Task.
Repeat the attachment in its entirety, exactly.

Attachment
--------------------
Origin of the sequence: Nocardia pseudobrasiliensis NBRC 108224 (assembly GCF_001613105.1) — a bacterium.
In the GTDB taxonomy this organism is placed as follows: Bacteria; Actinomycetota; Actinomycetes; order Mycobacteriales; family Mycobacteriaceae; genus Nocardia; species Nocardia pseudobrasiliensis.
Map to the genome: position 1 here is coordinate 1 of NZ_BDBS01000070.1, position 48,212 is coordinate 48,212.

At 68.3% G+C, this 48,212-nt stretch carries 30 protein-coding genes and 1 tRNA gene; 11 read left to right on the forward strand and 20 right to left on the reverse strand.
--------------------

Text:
Origin of the sequence: Nocardia pseudobrasiliensis NBRC 108224 (assembly GCF_001613105.1) — a bacterium.
In the GTDB taxonomy this organism is placed as follows: Bacteria; Actinomycetota; Actinomycetes; order Mycobacteriales; family Mycobacteriaceae; genus Nocardia; species Nocardia pseudobrasiliensis.
Map to the genome: position 1 here is coordinate 1 of NZ_BDBS01000070.1, position 48,212 is coordinate 48,212.

At 68.3% G+C, this 48,212-nt stretch carries 30 protein-coding genes and 1 tRNA gene; 11 read left to right on the forward strand and 20 right to left on the reverse strand.